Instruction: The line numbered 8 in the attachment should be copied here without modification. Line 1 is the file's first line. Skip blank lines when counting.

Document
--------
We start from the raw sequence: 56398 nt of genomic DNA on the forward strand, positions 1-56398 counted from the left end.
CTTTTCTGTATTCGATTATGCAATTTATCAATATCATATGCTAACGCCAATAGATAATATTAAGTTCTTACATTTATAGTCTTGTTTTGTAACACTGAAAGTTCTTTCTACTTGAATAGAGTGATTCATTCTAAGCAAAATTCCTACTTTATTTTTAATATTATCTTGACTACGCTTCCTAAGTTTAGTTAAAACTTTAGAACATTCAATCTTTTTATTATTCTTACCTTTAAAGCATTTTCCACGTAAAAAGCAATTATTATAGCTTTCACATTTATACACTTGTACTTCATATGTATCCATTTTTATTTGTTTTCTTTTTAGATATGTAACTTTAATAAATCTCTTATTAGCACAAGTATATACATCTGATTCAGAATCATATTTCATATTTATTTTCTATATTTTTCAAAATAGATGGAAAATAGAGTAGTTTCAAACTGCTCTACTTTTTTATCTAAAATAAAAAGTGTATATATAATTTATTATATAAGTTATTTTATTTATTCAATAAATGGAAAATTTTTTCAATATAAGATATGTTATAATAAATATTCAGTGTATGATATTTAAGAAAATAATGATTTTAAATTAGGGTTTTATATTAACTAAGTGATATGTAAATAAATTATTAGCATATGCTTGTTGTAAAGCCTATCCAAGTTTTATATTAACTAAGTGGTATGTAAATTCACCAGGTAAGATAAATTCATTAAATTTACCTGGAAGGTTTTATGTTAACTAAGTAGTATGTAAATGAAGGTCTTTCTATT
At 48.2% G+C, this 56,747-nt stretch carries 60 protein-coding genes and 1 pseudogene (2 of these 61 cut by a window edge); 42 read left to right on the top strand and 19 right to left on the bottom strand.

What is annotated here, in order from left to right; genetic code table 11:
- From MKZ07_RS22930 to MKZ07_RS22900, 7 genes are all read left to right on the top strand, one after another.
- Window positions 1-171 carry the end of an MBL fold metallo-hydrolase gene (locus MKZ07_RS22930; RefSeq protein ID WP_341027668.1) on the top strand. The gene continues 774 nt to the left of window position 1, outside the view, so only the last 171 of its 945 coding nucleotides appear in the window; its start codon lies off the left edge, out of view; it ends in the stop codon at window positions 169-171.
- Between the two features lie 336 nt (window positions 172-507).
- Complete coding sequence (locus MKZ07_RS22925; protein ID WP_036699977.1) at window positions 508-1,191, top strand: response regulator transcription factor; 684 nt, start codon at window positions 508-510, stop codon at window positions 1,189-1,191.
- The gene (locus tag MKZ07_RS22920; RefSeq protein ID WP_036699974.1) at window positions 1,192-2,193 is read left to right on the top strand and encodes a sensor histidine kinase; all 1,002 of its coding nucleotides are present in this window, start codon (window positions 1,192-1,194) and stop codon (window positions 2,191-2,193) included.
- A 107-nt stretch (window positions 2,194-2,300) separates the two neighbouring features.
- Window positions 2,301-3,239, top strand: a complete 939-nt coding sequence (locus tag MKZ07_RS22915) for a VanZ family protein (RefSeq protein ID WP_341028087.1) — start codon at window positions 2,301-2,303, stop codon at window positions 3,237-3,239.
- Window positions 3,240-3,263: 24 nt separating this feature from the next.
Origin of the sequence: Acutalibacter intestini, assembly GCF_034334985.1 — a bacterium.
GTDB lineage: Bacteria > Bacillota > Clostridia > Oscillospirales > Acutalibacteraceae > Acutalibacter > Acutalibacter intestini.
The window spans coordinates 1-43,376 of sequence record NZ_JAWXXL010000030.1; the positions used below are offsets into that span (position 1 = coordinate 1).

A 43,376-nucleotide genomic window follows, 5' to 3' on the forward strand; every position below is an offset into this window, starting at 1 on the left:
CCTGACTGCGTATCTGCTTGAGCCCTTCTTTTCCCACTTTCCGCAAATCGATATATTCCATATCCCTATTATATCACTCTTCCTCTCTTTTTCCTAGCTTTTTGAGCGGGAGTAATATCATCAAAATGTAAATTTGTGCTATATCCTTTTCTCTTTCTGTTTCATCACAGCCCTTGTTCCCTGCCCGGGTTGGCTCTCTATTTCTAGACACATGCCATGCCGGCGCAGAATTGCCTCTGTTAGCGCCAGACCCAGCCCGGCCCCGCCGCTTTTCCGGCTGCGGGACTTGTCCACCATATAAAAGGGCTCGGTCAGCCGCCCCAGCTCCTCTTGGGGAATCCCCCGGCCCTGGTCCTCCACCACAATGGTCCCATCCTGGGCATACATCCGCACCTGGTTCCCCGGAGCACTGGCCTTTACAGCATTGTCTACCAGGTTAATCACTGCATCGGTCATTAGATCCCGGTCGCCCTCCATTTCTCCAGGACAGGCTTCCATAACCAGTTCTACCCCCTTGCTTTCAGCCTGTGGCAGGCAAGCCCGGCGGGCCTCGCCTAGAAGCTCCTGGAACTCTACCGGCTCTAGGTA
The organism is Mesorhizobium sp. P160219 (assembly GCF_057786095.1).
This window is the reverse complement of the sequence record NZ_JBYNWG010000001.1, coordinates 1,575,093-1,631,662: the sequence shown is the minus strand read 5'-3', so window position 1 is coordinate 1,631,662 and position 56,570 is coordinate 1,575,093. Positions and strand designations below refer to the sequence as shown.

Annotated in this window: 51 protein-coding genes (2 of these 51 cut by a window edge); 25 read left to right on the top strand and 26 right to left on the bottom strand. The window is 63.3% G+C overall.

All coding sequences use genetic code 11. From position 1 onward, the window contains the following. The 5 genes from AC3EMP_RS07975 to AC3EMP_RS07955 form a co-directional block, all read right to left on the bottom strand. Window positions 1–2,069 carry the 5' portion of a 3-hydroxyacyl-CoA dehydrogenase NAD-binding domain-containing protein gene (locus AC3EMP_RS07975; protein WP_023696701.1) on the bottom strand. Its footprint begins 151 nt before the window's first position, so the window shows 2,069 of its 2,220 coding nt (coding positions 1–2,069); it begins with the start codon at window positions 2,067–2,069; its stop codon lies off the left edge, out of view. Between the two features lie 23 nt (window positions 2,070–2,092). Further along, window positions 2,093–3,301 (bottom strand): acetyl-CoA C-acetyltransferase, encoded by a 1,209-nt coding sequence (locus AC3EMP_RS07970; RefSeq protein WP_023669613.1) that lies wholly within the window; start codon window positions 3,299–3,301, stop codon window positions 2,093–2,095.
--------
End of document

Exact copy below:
- Complete coding sequence (locus MKZ07_RS22925; protein ID WP_036699977.1) at window positions 508-1,191, top strand: response regulator transcription factor; 684 nt, start codon at window positions 508-510, stop codon at window positions 1,189-1,191.